June has seen a broadly improving outlook for global growth, which is now estimated to come close to 4% a year for 2018, compared to closer to 3% growth a year for most of the past decade. This may seem like a small improvement, but it makes a significant difference to the overall health of the global economy. This is especially true for the stock market, where small changes to growth rates can result in large changes to company profits, and hence share prices.
However, risks are surfacing. Oil is a significant part of many parts of the economy and so the rise in the oil price over the past year is potentially a negative that may raise costs for many businesses. In addition, various emerging markets are showing signs of potential stress. Examples here include Turkey, Brazil and Argentina, all for different reasons. It is too early to gauge the impact of these events, which could be early signs of a broader issues, or simply temporary issues that will reverse in the coming months.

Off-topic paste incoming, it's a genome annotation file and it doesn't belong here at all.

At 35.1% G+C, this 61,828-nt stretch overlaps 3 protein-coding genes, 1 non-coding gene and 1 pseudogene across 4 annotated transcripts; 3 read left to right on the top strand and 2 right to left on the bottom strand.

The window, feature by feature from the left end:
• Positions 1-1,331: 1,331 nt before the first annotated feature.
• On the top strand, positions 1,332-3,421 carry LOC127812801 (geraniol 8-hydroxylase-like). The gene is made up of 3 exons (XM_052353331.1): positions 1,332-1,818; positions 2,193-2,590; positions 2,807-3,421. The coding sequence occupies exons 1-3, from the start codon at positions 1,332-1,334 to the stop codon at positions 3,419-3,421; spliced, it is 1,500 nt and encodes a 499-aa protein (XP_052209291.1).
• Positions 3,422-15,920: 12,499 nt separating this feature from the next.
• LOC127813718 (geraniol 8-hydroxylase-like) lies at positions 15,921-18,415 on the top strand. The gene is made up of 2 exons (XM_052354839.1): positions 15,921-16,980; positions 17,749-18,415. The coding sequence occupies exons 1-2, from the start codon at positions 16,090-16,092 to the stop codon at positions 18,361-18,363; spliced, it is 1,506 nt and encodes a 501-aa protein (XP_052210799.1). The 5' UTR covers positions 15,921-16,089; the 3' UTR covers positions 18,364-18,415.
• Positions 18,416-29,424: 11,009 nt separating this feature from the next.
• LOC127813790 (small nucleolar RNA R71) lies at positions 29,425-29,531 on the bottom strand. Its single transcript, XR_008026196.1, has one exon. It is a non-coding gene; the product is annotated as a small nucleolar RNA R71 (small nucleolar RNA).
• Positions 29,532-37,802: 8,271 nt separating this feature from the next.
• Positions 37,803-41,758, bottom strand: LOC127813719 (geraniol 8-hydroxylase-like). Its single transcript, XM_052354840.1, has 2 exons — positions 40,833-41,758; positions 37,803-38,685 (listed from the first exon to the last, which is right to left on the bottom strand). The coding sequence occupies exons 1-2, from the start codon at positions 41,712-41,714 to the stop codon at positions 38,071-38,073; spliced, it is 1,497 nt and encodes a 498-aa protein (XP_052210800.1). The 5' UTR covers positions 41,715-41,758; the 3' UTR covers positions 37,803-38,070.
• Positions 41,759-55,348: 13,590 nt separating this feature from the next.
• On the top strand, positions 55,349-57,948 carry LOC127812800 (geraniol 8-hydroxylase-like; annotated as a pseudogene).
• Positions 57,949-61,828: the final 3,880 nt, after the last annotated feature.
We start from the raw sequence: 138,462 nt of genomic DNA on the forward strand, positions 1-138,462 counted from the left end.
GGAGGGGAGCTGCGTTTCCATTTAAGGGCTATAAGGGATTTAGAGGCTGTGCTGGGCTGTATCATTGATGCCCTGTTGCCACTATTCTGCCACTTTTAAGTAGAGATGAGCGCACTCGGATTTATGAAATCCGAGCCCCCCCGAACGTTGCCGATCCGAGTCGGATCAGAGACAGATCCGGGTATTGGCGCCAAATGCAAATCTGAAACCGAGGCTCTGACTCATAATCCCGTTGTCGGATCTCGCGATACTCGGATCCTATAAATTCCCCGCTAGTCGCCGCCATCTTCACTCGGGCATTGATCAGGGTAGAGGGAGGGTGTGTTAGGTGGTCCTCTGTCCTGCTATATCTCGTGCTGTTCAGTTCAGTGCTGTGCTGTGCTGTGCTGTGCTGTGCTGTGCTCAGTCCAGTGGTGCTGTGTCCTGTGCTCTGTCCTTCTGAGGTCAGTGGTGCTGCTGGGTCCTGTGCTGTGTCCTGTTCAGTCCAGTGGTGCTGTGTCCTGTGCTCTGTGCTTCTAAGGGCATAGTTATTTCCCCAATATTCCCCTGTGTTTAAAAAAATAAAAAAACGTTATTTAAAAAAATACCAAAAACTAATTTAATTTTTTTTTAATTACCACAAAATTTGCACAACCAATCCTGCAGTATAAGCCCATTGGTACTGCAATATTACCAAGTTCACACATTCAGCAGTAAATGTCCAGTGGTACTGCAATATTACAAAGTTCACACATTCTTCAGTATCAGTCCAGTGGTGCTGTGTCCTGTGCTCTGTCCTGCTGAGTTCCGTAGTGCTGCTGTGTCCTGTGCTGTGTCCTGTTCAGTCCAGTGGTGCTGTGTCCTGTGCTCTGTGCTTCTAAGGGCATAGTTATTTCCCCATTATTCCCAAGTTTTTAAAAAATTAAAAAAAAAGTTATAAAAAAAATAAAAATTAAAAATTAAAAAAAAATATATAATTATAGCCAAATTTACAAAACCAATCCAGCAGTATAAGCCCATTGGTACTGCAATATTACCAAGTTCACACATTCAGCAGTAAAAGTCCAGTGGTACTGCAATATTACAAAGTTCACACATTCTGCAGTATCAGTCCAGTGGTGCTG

Finally, trade policy appears to be changing in the U.S. Reductions in global trade may also prove to be a negative for global growth over the coming months and years, depending on how various negotiations conclude. Despite these potential negatives, we should not ignore the reality that globally growth is improving and unemployment is declining. These are both positive signs. Also, we virtually never see growth without some risks to the outlook.
For example, it is important to remember that over history we have seen world wars, the threat of nuclear apocalypse, terrorist attacks, assassinations, serious disease outbreaks and many other traumatic events. Nonetheless, despite all these causes for concern and potential risks, diversified portfolios have typically achieved steady growth over time even when the above events are included. Therefore, the risks we see today are nothing new when viewed with a historical perspective.